2. My apologies, Big Gary. I wasn’t clear about the perspective I was speaking from. I actually meant, “subtle for a fundy”. You’re right, out here in the real world, things I previously called “subtle” when I was a fundy are slap-in-the-face awful to a normal person. I meant the kind of “subtle” where you talk yourself out of realizing what it really is because either they don’t really mean that or that’s just the way it is and thinking otherwise is rebellion.

        1. PCC /= Jack Schaap

          I think that’s what people don’t get. The preachers at PCC generally had little or now power. The power was invested in a man who largely stayed behind the scenes (Arlin Horton).

        2. Phil Kidd spoke at churches in the Pensacola area. PCC would NOT allow students to attend his revival services, except for two unlikely exceptions: (1) they were a town student that grew up in the church hosting Phil Kidd or (2) they worked as an intern in the church hosting Phil Kidd.

          Listening to Phil Kidd was a fairly common past time at PCC when I was there, but it wasn’t because anyone agreed with him. It was the same entertainment value as listening to a train wreck.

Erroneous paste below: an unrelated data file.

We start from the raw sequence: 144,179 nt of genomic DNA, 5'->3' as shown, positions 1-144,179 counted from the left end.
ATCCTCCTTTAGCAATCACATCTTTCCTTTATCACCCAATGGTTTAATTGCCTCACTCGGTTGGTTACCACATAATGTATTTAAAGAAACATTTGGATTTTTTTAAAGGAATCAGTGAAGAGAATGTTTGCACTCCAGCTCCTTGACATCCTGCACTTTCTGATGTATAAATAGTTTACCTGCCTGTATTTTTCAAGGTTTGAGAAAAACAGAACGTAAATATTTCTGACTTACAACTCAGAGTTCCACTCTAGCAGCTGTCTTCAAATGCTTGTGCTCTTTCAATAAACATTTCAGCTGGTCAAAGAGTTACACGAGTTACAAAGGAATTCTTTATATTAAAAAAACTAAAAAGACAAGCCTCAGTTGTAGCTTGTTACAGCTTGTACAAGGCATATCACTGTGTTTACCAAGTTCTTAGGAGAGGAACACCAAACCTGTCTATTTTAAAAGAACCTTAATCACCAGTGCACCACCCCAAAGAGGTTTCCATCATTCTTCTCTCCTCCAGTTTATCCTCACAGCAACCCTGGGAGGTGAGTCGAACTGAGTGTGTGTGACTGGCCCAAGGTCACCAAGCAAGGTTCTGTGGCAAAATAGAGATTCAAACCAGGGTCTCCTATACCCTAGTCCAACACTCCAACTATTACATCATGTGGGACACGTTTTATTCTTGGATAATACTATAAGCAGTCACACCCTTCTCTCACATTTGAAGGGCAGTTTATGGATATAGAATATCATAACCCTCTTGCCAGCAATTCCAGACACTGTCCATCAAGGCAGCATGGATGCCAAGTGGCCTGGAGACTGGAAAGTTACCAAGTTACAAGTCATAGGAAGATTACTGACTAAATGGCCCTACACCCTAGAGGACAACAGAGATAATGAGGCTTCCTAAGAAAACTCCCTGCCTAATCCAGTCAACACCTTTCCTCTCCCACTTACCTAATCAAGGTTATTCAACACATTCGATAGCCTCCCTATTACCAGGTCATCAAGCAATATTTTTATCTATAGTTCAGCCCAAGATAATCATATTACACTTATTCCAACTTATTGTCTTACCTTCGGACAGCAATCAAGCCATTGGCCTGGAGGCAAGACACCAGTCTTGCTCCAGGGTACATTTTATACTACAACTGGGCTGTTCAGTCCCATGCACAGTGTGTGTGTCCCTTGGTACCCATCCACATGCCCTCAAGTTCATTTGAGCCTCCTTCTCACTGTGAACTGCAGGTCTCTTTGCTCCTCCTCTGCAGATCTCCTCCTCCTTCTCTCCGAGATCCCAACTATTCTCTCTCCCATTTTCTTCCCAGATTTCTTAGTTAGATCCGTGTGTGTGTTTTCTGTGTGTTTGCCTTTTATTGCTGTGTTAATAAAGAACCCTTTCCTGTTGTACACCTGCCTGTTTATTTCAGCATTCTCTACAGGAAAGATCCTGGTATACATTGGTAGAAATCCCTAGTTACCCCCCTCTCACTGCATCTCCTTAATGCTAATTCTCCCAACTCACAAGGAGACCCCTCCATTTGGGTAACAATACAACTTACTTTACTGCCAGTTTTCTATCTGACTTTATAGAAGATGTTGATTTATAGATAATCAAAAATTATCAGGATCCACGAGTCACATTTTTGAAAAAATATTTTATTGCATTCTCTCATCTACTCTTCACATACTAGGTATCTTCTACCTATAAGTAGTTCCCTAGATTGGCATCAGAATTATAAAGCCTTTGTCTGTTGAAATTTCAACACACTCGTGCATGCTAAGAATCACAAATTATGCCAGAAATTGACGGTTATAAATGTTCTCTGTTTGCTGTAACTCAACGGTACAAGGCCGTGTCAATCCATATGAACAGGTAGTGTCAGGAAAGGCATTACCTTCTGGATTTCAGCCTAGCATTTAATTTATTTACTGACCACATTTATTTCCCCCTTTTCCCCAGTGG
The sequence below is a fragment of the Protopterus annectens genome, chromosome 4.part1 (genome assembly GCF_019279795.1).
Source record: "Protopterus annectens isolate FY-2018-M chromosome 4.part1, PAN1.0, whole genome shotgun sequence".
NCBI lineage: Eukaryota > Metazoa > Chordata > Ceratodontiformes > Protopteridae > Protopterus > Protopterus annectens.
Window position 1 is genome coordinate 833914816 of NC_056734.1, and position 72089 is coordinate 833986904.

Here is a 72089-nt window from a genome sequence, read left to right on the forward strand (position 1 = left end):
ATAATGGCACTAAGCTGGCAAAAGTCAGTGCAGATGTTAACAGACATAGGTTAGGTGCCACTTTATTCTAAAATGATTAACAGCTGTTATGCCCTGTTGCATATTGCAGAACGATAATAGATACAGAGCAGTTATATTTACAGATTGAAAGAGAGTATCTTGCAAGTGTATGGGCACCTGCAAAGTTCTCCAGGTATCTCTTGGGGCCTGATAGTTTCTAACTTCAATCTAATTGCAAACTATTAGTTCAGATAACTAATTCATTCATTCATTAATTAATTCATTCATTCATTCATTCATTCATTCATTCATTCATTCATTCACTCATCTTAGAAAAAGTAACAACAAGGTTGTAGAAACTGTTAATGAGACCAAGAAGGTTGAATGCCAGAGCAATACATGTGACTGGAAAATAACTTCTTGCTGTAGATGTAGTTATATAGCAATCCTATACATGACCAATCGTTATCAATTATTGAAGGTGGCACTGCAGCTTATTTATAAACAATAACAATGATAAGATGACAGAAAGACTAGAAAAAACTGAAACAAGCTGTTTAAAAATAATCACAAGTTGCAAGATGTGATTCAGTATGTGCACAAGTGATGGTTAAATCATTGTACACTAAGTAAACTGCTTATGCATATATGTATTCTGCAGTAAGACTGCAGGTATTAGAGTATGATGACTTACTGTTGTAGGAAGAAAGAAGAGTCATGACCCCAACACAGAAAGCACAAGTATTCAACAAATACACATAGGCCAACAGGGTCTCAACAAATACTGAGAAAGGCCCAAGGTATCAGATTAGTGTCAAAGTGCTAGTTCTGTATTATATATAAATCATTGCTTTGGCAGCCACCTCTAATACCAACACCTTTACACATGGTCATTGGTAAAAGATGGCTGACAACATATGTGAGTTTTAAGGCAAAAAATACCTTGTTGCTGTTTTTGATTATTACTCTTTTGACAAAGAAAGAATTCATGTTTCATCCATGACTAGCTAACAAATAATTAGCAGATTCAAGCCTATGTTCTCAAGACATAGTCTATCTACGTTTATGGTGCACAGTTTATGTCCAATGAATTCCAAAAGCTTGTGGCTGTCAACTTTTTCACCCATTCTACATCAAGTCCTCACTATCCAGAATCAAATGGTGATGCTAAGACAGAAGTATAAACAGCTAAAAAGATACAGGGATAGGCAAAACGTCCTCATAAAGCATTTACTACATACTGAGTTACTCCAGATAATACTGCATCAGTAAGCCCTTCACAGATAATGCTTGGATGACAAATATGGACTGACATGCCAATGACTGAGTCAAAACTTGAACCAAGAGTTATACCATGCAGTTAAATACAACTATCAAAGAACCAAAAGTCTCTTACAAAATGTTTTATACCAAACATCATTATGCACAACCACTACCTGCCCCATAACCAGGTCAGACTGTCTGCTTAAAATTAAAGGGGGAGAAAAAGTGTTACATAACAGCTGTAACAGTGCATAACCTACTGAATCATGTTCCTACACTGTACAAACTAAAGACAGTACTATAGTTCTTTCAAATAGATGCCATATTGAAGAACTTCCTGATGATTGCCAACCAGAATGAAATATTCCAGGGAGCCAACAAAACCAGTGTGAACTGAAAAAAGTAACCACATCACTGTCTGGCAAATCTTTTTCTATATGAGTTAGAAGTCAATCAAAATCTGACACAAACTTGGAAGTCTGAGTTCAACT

3. I shouldnt have watched this….now i feel nauseous…..what a complete douche.

    2. I think this is credible because I read on a webpage elsewhere of a preacher in an IFB church referring to the women and girls in the church as “heifers.” If it was me in that church, that would be the last stupidity that imbecile uttered in my ears.

      1. I heard a Phil Kidd message once where he approvingly told of a pastor who would get so mad at his people he’d “call the men bastards and the women bitches.”

        “Bimbo” wouldn’t surprise me. 🙁

      2. PCC always seemed a little different. Beka Horton wasn’t just a preacher wife, she was a senior VP. There were several prominent women who managed departments. And, Beka has been known to berate pastors for preaching something she didn’t approve of. It’s not the same kind of place that Hyles Anderson seemed to be.

        A lot of the rules on modesty came from the women in authority there. Those rules definitely hit the girls harder than the guys, but guys weren’t totally exempt from them. It was common for male students on the east athletic fields to take their shirts off, especially if they were playing basketball or football– “shirts and skins”, etc. That had to stop because, the story has it, Beka Horton learned that with a telescope girls could see the guys from the top floors of some of the dorms.

      3. I heard Phil Kidd preach “What would make a man call his wife a heifer?”

        It was from that verse where Samson says “If you had not plowed with my heifer”.

        PK used that as a springboard to vent about women being heifers.

        1. Like all of Phil Kidd’s sermons, that one tells us much about Phil Kidd, and little to nothing about the Bible or God or Jesus.

  4. I guess it may not be too much of a stretch. I remember having Dean Ohman have us look for naked women in liquor ads in magazines. Supposedly the marketing people hid them in the ice cubes and sweat drops on the glasses.